Tag Archive for ‘Communications Committee of the RAS-ACS’
Laura F. Goodman, MD, MPH, RAS Communications Committee essay winner, outlines the benefits of fostering an inclusive environment within the surgical profession.
Joshua J. Goldman, MD, 2018 RAS Communications Committee essay winner, describes an incident when his commitment to being a surgeon conflicted with his personal wellness.
The theme of the 2017 RAS-ACS annual Communications Committee essay contest was Be True to the Profession; Be True to Yourself.
Robert A. Swendiman, MD, MPP, the 2017 RAS Communications Committee essay winner, describes how taking time to heal after the loss of a child led him to struggle with the decision to put his personal life first.
The theme of the 2016 RAS-ACS annual Communications Committee essay contest was Paying It Forward: When the Mentee Becomes the Mentor.
Kevin Koo, MD, MPH, MPhil, the 2016 RAS Communications Committee essay winner, describes how his experiences as a student with strong mentors have shaped how he works with junior members of the operating team today.
The 2015 RAS-ACS annual Communications Committee essay contest focused on “the hidden curriculum in surgery.”
Krista Terracina, MD, the 2015 RAS Communications Committee essay winner, describes how patient interactions have influenced her career as a surgeon.
Each year, the Communications Committee of the RAS-ACS selects a topic of broad interest to young surgeons and solicits from interested members brief essays on the subject. This year’s theme—When I Want to Quit and Why I Don’t—highlights the benefits and challenges of being a surgeon.
This essay underscores the lasting effect an individual patient—in this case a surgical amputee—can have on surgical residents.
Keeping an inventory of the positives and negatives of a general surgery residency inspires this surgeon to pursue her chosen field.
Personal and professional struggles solidify a resident’s determination to persevere and complete the program.
Overcoming emotional adversity, specifically a spouse’s illness, prepares this surgeon to understand the emotional challenges that her patients face.
This essay reveals the power of gratitude and its effect on surgical residents.
Each year, the Communications Committee of the Resident and Associate Society of the American College of Surgeons (RAS-ACS) selects a topic of interest to young surgeons and solicits essays from RAS-ACS members. Essays are judged by a panel of Communications Committee members, and the author of the winning essay receives $500. In addition, that essay and other leading submissions are published in the Bulletin. Unfortunately, the papers from the 2012 essay contest on Treating the Difficult Patient were never published. The Bulletin is pleased to present them now in this special supplement.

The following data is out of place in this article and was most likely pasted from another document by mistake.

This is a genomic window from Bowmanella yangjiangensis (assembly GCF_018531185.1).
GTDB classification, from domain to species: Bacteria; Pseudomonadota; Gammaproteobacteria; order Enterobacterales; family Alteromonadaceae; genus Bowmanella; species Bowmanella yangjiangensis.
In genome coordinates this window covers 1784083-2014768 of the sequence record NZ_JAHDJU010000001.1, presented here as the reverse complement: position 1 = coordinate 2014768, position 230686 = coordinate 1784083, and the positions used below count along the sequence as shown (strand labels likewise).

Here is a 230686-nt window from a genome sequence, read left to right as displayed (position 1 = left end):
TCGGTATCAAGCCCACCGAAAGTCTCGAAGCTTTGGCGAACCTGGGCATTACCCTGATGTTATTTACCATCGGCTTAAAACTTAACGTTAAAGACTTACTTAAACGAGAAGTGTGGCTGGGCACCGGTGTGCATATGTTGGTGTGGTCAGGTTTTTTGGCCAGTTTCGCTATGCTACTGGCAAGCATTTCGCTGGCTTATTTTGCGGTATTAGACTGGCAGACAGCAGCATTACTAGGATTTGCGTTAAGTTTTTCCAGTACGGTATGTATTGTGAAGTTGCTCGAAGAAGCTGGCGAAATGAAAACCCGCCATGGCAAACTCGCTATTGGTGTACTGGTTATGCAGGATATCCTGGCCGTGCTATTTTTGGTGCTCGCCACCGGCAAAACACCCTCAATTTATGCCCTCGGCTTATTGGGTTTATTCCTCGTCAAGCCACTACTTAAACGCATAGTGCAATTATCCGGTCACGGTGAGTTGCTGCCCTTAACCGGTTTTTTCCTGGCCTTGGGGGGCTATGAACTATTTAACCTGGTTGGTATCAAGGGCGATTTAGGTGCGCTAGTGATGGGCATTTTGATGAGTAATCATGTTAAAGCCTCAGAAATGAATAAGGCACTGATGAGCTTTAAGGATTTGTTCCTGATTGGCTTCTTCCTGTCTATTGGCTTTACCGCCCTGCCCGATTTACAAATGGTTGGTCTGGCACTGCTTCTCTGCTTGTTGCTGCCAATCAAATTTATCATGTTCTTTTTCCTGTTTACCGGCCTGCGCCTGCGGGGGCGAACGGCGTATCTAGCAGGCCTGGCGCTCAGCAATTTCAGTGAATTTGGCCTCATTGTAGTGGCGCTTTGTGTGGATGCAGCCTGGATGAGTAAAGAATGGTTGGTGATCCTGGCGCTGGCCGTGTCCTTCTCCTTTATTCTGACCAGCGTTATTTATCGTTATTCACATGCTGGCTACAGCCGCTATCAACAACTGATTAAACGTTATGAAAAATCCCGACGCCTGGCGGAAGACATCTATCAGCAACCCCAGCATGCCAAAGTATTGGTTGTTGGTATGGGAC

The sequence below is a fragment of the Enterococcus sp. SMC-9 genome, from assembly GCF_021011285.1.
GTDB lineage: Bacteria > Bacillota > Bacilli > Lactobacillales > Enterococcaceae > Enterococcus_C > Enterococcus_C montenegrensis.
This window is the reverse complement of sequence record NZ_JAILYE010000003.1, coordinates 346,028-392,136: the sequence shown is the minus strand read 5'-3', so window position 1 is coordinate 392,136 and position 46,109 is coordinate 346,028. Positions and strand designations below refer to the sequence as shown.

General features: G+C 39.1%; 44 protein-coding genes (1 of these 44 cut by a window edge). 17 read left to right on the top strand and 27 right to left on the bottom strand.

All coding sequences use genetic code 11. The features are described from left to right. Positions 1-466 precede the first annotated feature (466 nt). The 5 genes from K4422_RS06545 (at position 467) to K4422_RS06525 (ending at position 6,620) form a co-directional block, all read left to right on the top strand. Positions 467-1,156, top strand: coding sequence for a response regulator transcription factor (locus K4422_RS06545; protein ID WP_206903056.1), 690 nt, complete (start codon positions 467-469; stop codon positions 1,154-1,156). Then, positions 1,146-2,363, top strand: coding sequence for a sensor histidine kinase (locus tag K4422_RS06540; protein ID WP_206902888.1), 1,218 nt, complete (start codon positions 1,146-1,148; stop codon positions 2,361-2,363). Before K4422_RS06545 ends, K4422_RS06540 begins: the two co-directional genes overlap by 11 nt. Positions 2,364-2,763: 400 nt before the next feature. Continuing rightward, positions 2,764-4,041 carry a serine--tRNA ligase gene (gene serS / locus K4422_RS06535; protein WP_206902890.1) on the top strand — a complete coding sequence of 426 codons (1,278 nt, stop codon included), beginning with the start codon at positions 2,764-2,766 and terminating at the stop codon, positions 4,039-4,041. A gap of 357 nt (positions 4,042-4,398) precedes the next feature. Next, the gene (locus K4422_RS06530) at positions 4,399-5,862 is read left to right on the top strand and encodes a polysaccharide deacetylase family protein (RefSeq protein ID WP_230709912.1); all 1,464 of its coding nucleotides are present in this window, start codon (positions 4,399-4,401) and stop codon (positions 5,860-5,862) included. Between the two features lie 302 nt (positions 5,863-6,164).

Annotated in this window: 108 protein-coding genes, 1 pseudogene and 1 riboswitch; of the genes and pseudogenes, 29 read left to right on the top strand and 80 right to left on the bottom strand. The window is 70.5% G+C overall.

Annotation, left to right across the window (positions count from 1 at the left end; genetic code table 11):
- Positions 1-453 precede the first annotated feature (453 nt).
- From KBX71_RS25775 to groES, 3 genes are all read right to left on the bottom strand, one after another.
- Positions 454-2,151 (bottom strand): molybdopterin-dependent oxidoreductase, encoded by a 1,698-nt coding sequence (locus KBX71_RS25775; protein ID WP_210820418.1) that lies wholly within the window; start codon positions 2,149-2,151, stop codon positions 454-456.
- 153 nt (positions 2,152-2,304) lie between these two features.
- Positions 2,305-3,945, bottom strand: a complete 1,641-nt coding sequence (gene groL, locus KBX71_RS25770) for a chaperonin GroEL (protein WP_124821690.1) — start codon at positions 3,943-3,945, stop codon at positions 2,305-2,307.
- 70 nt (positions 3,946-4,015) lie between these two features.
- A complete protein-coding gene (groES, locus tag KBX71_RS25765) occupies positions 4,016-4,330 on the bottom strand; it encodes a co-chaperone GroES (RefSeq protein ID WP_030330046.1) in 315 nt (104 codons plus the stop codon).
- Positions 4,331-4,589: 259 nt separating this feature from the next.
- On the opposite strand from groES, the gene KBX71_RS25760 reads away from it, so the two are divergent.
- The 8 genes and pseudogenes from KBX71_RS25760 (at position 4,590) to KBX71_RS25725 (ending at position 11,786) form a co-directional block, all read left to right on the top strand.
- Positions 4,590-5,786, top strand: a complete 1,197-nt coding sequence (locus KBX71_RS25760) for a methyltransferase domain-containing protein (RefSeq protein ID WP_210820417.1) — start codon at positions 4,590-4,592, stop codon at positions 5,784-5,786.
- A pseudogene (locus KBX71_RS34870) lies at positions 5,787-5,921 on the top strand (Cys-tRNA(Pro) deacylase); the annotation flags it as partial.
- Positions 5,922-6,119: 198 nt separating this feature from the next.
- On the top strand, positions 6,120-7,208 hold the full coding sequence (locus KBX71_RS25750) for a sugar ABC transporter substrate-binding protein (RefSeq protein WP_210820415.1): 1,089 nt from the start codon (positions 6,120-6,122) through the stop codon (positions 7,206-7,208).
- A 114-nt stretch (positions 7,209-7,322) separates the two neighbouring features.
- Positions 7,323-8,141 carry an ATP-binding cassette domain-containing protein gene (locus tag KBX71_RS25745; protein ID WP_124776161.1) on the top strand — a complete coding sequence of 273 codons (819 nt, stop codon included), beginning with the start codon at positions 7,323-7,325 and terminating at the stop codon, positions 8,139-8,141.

Each year, the Communications Committee of the RAS-ACS selects a topic of broad interest to young surgeons and solicits brief essays from interested members on the subject. This year’s topic—How Surgeons Deal with Complications—generated a robust response from RAS-ACS membership.
This year’s winning essay by Elisha G. Brownson, MD, details lessons learned from a case involving a lucid patient and a snapped catheter.
Complications related to a stapled right gastroepiploic pedicle are the focus of this resident’s essay that urges surgeons to be transparent with patients and colleagues, reflect on errors, and forgive themselves.
Discussing reactions to cases involving surgical complications should not leave surgeons feeling embarrassed or denigrated, according to the author of this essay, who urges surgeons to express their feelings to achieve understanding and self-awareness.
How surgeons conduct themselves when confronted with the reality of an undesirable surgery-related event is the focus of this essay. With each of these events, notes the author “rests an opportunity for the surgeon to be inquisitive, to be transparent, to be introspective, and to learn from the moment at hand.”